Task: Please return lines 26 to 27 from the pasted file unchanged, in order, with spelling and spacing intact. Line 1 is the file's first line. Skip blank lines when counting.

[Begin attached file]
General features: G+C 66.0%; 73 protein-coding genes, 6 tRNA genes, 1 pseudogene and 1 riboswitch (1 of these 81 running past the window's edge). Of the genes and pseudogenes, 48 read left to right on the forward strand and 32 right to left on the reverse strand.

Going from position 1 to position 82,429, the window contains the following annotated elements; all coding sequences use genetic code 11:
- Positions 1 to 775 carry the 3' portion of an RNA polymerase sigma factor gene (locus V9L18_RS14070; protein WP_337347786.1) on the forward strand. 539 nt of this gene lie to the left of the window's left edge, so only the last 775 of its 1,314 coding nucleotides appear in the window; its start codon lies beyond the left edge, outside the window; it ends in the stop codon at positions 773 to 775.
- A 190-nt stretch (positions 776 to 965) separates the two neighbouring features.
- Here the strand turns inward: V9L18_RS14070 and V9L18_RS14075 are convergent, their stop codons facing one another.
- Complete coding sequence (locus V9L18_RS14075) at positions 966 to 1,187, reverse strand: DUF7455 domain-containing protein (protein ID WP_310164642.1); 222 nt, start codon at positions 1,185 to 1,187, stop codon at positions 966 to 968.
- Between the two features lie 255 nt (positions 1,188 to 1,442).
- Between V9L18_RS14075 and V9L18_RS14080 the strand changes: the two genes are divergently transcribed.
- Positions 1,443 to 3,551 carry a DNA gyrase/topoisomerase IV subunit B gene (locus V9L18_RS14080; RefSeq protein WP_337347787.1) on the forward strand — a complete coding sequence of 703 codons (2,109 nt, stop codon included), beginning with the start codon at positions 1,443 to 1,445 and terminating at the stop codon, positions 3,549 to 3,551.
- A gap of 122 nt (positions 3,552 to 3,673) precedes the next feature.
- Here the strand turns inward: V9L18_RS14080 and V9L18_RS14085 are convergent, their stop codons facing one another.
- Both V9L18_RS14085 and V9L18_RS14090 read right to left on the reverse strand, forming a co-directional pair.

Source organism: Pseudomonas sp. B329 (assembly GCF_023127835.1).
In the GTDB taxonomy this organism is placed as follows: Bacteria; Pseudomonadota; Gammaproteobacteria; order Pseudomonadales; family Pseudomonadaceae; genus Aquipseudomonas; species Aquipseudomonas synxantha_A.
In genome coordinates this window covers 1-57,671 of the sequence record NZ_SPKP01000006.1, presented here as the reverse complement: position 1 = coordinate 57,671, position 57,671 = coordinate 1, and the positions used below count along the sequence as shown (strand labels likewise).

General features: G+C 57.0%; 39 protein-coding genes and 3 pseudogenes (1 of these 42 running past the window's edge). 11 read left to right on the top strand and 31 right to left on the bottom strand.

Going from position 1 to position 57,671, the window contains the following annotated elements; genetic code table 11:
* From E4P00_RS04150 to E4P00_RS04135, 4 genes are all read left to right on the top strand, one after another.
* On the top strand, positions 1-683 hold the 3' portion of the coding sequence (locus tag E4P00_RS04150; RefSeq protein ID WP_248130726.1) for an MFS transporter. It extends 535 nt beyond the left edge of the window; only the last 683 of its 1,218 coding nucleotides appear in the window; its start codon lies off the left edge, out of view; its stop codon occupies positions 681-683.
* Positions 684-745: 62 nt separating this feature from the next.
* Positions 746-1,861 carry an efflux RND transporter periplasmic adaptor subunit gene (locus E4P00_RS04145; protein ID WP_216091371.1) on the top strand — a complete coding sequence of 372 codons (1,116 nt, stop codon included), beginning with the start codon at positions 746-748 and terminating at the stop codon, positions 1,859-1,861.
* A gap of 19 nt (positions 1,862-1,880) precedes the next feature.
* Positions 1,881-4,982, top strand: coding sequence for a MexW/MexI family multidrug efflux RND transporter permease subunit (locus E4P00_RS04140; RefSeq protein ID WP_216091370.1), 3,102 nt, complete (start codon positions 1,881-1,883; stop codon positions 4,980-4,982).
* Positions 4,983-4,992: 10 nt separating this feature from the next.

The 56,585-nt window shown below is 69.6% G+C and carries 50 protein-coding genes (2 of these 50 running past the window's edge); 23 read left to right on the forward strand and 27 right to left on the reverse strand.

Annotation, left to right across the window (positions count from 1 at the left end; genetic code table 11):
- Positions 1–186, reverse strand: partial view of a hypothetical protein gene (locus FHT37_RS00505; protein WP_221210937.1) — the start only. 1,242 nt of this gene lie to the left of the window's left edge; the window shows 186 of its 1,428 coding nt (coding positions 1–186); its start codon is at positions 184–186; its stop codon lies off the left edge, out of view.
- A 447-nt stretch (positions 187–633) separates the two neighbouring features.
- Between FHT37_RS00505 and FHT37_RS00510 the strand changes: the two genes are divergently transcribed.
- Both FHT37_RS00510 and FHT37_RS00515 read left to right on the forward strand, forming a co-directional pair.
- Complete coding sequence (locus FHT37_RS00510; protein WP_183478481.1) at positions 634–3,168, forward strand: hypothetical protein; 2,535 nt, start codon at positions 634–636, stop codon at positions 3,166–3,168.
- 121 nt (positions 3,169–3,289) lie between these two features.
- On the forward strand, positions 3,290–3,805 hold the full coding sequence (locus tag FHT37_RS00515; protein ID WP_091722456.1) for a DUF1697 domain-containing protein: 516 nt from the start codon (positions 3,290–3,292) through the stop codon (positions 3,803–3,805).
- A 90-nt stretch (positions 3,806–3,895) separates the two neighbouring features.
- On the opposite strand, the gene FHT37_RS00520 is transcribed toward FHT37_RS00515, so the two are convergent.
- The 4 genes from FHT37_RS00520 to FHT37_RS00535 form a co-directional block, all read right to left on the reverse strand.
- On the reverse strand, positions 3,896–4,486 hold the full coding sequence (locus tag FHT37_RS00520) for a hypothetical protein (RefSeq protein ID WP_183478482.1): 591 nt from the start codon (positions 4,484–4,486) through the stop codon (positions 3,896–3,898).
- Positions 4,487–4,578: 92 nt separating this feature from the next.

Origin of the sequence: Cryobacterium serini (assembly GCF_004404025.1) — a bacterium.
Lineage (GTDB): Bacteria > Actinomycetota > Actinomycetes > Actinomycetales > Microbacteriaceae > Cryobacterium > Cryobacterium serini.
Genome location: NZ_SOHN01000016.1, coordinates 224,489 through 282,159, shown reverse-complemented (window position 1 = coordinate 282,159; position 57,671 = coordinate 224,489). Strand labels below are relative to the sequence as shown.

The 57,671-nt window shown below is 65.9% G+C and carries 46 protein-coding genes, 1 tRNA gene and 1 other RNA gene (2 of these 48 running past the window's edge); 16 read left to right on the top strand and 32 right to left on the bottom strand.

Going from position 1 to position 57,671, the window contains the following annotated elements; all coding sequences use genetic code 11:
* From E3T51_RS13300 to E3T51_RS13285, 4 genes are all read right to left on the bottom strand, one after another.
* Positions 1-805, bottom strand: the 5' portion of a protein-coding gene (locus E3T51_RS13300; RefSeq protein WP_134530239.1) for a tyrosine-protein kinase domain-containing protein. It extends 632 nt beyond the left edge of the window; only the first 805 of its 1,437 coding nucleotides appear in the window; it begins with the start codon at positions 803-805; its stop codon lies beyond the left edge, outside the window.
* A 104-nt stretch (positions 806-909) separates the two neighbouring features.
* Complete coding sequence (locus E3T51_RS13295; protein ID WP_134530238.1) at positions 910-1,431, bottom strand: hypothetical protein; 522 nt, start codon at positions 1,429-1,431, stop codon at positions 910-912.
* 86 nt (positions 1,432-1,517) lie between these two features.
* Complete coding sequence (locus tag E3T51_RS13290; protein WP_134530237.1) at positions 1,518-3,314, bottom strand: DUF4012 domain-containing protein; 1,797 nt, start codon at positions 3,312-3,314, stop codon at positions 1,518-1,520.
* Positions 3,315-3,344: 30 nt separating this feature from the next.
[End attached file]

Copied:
Annotation, left to right across the window (positions count from 1 at the left end; genetic code table 11):
- Positions 1–186, reverse strand: partial view of a hypothetical protein gene (locus FHT37_RS00505; protein WP_221210937.1) — the start only. 1,242 nt of this gene lie to the left of the window's left edge; the window shows 186 of its 1,428 coding nt (coding positions 1–186); its start codon is at positions 184–186; its stop codon lies off the left edge, out of view.